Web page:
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COMMUNITY NEWS: MID-CITY

Temple-Beaudry : Policy Training for Filipino-Americans

July 04, 1993|JAKE DOHERTY

The nation's first leadership training and political internship program for Filipino-Americans began last week, opening the doors of local, state and federal government to 12 young interns.

Although one of the largest ethnic groups in California, Filipino-Americans are greatly underrepresented among elected officials, said Joel Jacinto, executive director of Search to Involve Pilipino Americans, a nonprofit agency serving Filipino-American youths and families in Los Angeles.

Although three Filipino-Americans have been elected to government positions in Carson and Daly City, there are none at the county, state or federal levels, Jacinto said.

To give young Filipino-Americans the hands-on political training and community experience necessary to be effective leaders, the organization and a coalition of community leaders started the Summer Political Empowerment and Leadership Program.

The coalition, the Network to Improve the Pilipino American Community Today, raised $13,000 from corporations, community organizations and individuals to underwrite the program.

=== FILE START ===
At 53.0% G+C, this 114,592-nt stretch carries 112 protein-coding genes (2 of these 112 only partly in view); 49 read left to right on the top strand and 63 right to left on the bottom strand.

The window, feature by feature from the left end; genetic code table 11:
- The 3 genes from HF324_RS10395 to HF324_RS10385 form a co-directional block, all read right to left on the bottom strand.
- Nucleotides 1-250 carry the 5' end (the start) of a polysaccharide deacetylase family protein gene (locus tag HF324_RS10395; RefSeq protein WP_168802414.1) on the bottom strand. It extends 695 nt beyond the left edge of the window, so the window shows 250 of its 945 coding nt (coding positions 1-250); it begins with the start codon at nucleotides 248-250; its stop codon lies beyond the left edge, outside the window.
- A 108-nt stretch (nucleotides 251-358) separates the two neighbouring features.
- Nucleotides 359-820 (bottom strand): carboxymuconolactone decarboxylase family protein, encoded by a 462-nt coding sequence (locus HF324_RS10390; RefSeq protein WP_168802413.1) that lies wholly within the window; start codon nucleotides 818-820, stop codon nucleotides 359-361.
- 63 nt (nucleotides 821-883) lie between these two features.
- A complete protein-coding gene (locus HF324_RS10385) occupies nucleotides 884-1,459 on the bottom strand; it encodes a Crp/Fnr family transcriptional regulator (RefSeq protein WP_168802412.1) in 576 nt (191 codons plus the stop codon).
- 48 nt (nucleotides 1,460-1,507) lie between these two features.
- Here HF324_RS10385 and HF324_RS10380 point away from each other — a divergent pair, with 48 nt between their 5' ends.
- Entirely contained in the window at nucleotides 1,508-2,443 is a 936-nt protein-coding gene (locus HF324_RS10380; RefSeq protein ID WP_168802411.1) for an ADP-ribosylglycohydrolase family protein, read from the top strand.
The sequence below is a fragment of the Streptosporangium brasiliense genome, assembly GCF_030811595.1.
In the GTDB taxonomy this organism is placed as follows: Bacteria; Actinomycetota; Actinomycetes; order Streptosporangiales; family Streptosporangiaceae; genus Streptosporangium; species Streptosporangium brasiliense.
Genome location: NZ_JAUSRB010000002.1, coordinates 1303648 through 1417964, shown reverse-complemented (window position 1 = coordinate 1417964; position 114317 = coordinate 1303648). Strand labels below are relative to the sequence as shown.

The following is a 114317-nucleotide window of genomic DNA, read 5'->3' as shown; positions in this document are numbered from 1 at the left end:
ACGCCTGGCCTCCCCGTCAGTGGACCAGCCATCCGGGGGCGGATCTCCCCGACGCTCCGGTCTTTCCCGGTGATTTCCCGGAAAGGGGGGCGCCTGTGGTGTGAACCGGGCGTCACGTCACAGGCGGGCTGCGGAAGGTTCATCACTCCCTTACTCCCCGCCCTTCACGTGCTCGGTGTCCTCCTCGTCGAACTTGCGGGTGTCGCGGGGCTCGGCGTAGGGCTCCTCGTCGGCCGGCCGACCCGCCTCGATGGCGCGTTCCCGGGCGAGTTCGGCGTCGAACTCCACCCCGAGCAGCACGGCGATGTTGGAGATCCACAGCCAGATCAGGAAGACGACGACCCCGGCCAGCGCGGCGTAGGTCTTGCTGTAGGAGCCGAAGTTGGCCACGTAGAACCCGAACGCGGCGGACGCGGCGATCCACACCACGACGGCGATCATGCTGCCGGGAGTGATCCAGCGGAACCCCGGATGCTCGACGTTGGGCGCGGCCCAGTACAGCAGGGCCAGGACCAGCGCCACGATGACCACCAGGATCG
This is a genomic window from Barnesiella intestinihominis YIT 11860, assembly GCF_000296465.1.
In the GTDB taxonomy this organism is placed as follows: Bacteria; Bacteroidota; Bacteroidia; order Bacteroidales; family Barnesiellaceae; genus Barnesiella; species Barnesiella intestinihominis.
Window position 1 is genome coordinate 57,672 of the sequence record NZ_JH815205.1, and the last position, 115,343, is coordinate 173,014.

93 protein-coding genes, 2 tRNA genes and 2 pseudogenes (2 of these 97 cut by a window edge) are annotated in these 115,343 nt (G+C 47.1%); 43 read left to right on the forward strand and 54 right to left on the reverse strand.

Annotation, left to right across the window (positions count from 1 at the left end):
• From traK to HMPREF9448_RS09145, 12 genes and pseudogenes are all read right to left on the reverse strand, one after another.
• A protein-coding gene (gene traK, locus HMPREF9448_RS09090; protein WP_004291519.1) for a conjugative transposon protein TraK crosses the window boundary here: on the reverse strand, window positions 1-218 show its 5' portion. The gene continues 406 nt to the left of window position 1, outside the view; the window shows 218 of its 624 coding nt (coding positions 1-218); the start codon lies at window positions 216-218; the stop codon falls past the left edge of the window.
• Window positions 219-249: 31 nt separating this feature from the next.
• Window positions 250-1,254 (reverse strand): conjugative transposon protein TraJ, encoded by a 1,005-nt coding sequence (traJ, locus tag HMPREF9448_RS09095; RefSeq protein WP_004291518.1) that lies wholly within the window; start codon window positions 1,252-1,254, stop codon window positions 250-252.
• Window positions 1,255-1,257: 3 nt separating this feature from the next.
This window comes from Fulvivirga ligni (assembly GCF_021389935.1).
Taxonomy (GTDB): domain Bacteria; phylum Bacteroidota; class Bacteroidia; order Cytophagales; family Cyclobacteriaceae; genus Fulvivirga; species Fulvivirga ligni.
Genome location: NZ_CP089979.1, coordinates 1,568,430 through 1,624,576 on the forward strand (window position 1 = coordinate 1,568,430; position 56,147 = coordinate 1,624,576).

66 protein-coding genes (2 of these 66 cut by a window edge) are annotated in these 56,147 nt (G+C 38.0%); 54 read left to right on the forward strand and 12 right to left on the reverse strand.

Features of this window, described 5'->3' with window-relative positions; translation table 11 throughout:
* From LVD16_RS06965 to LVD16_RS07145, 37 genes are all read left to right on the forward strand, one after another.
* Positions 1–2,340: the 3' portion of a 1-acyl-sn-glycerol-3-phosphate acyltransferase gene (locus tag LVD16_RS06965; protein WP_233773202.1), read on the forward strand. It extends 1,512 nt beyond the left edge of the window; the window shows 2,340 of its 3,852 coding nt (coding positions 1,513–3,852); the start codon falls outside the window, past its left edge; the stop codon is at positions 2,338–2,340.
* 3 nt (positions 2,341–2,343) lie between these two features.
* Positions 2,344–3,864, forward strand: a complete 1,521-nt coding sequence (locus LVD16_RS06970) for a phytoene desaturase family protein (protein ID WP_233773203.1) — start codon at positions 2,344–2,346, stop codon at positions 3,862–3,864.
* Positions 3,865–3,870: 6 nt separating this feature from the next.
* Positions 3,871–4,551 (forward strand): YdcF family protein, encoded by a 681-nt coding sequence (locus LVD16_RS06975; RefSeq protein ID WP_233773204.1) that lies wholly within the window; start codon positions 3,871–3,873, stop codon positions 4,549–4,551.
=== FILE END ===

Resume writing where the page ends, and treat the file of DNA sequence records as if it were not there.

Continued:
Marissa Castro, a coalition member and director of the state Assembly's Office of Asian and Pacific Affairs, said she hopes the interns will become a "ice for the Pilipino-American community."

(Since Tagalog, the main Philippine dialect, has no F sound, some reject the traditional spelling of Filipino, preferring to use a P. But since other dialects do have an F sound, the spelling is often a matter of personal choice or cultural sentiment.)

The interns, mostly students or graduates of Southern California high schools and universities, will work with legislative aides from the U.S. Senate, the governor's office, the state Legislature, the state treasurer's office, the county Board of Supervisors, the Los Angeles Unified School District, the City Council and the Metropolitan Transportation Authority.

The program started June 28 and ends Aug. 20. Each intern receives a $500 stipend.

In addition to performing daily tasks in each of their offices, the interns will work on a joint project about the needs of the Filipino-American community in Southern California, said Michael Balaoing, a coalition member.

The interns will look at issues such as the construction of low-income housing and youth centers, voter registration and education, and the college admission and attrition rates of Filipino-American students, Balaoing said.

"These internships are more than just about having a position for ourselves," said intern Michael Salazar. "It means having the community behind you and being accountable to the community."

Other interns are: Bettina Chan, Nathaniel Estacio, Antoinette Laudencia, Teresa Magno, Romel Espiritu Maquindang, Raymond Orquiola, Luzviminda Sanchez, Janelle Tangonan, Libertine Trajano, Junnie Verceles and Venus Cabebe Viloria.

Information: (213) 382-1819.

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